Chyle is a term used to describe lymph fluid that arises from the intestine and, therefore, contains a high percentage of fat.  Chylothorax is a collection of this fluid in the pleural space (chest cavity).  Normally, chyle is transported from the intestine to the heart and circulation through the thoracic duct.  The thoracic duct is a small vessel that runs from the abdomen and intestine, through the chest cavity, and empties in a major vein at or near the heart.  If the thoracic duct, which carries all the chyle, ruptures or leaks, the chyle will be spilled into the chest cavity and chylothorax is the result.

There are several causes of chylothorax, and they range from benign processes to malignant cancers.  Masses that can form in the chest and obstruct the thoracic duct may potentially cause chylothorax.  Usually, these masses are malignant cancers.  Heart disease, resulting in elevated pressures in the heart prevent normal drainage of the thoracic duct, may also cause chylothorax.  Trauma (hit by a car or falling from a window for example) may be severe enough to cause the thoracic duct to rupture.  In some cases, a specific reason for the chyle leakage can not be determined, and we term this idiopathic or spontaneous chylothorax.  Several tests will need to be done to try and determine the underlying cause. Common tests include a laboratory analysis of the fluid, including cultures, to make sure a bacterial infection is not present.  Ultrasound examinations of the chest to evaluate heart function and to screen for any masses or growths are usually indicated as well.  Radiographs (X-rays) of the lung field are usually obtained also.  These can be especially helpful after the majority of the chylous fluid is removed.  CT imaging of the thorax can further define problems not detected by other modalities.

Clinical signs of chylothorax may be limited to the respiratory system (difficulty breathing) as the chest cavity fills up with fluid.  Potential underlying causes, such as cancer or trauma, may also predominate the clinical picture.  The severity of signs depends in large part on how much chyle is present, and how rapidly it developed.  The larger amount of fluid, and the more rapid its accumulation, the worse the clinical signs will be.  This disease is potentially life threatening as the ability to breath is compromised.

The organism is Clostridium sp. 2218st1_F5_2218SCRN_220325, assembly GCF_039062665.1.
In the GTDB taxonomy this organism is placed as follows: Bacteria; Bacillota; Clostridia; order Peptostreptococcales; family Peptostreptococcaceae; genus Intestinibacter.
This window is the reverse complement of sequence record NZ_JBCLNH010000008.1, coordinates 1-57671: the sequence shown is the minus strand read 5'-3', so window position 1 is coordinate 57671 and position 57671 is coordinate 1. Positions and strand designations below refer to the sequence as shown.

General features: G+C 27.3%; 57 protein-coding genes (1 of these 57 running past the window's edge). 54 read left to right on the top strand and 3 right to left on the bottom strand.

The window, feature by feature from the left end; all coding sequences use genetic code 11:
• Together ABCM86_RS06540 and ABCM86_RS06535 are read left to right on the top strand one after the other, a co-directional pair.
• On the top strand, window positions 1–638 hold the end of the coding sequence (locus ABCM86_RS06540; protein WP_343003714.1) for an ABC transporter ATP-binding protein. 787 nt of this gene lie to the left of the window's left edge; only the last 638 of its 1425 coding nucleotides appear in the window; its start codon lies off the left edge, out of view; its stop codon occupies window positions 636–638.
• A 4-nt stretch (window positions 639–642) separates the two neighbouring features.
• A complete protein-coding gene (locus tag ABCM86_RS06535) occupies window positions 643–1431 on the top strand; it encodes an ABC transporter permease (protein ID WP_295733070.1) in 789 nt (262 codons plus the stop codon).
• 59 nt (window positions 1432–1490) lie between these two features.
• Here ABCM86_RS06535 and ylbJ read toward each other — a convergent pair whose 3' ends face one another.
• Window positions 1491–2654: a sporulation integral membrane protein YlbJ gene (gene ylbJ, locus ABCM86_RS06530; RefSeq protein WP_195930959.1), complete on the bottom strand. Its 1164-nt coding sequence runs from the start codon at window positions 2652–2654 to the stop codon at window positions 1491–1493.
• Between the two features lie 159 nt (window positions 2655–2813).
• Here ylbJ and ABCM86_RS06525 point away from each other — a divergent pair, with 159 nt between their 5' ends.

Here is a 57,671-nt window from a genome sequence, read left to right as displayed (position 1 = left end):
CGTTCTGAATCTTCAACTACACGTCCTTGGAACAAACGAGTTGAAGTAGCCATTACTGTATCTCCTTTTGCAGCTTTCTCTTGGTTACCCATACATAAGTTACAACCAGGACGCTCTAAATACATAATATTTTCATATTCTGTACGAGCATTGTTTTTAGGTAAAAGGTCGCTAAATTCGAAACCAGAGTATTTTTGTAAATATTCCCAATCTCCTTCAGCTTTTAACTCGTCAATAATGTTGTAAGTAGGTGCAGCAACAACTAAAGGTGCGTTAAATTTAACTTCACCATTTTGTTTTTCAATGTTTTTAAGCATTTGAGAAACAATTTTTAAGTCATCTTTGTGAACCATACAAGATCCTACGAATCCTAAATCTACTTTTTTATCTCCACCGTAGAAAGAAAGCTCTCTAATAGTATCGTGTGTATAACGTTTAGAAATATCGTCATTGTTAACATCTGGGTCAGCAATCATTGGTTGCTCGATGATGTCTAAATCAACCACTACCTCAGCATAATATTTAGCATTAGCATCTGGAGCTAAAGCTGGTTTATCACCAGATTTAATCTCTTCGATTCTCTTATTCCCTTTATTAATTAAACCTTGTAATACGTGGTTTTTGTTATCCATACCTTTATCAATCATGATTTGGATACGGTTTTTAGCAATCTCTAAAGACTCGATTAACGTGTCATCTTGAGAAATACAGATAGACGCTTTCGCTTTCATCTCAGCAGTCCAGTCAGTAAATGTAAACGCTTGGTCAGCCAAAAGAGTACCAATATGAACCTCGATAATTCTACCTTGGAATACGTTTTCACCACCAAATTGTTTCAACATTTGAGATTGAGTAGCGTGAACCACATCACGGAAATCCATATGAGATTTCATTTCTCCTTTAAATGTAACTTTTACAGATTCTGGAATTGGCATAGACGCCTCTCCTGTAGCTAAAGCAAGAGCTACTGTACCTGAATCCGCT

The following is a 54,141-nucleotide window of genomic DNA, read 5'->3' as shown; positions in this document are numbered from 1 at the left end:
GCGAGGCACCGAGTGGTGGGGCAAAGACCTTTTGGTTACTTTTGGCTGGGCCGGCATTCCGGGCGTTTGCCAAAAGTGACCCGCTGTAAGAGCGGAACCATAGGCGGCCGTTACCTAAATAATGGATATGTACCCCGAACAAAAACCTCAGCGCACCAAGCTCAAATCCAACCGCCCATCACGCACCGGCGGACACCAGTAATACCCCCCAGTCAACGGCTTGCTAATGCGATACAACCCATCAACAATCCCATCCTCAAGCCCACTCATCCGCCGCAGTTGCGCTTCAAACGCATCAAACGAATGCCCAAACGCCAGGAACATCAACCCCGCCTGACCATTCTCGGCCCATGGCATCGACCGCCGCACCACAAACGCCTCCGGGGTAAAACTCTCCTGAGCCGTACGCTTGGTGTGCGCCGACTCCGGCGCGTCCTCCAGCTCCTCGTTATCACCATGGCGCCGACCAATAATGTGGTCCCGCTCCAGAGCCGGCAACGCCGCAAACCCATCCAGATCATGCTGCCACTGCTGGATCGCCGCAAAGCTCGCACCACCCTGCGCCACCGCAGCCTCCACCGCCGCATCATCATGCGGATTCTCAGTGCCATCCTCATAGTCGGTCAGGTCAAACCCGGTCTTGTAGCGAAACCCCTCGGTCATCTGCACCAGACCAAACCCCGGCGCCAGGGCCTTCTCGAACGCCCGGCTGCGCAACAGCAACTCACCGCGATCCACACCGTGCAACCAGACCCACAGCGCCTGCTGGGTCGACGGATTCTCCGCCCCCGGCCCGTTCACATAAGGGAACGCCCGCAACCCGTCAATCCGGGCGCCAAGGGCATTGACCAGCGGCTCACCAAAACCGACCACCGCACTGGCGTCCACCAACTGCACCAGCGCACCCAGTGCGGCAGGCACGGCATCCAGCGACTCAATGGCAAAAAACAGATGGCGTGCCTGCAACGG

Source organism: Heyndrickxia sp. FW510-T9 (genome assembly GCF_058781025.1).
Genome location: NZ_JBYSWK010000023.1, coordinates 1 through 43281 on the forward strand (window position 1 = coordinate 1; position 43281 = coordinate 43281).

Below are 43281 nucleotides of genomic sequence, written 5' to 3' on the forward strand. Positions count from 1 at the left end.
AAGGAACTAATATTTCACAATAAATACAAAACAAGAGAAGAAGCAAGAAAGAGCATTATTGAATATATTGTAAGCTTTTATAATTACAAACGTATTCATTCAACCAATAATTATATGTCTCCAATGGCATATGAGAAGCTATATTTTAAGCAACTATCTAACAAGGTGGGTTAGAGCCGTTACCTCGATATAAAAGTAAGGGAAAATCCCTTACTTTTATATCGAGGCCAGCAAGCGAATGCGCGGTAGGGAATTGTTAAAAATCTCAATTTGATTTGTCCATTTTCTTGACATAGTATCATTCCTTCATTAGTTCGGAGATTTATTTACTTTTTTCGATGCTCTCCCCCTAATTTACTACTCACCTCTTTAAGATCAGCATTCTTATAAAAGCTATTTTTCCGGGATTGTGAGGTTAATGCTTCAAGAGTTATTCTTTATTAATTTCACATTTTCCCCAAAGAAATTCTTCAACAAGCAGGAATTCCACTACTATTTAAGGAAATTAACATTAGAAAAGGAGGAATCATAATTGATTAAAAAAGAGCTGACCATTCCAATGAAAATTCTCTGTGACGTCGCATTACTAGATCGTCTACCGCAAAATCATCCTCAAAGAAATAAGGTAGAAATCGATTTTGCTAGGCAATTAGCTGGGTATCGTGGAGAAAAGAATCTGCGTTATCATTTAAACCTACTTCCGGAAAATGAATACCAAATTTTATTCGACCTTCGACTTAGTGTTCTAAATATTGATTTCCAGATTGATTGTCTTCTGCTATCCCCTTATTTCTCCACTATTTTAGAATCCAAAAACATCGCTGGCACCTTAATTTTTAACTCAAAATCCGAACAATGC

Treatment of this condition is broken down into two phases.  The initial step is the removal of accumulated fluid.  This may need to be done on an emergency, life saving basis.  A small needle may be used to initially aspirate the fluid and give enough relief that more aggressive measures can be taken.  The placement of chest tubes to continuously drain the chest cavity of the chyle gives much better short term control of the disease and is frequently done after initial stabilization.  The long term treatment will depend upon the underlying cause, if one is identified.  Any predisposing conditions, such as cancer or heart disease, need to be treated specifically to help control the chylous fluid build up.  Idiopathic chylothorax, where no underlying cause is found, presents a unique treatment challenge.  In cases like this, the treatment is mainly supportive and symptomatic.  Some cases will resolve spontaneously if the chest is kept “dry” long enough.  This is one reason for leaving the chest tubes in (if any were placed) for at least several days.  Some medications have occasionally been shown to be beneficial as well.  Lasix or other diuretics (water pills) may help the body get rid of excessive fluid, but they also dehydrate the animal and need to be used cautiously.  Steroids, such as prednisone, have also occasionally been used with varying degrees of success.  Another medication, Rutin, may help stabilize the membranes of the thoracic duct and decrease chylous leakage.  Rutin is available at most health food stores.  Since chyle is a product of intestinal absorption, and mainly contains fat, dietary changes may also help to control the condition.  Low fat diets are frequently employed to treat this disease.  If medical therapy is not successful in reducing and controlling the fluid accumulation, surgery may be an option.  The surgery involves identifying and ligating (tying off) the thoracic duct.  Some animals require 2 or more surgeries before improvement is seen.  Other animals show marked improvement after the first procedure.  Still others never seem to be controlled in spite of medical treatment and multiple surgical procedures.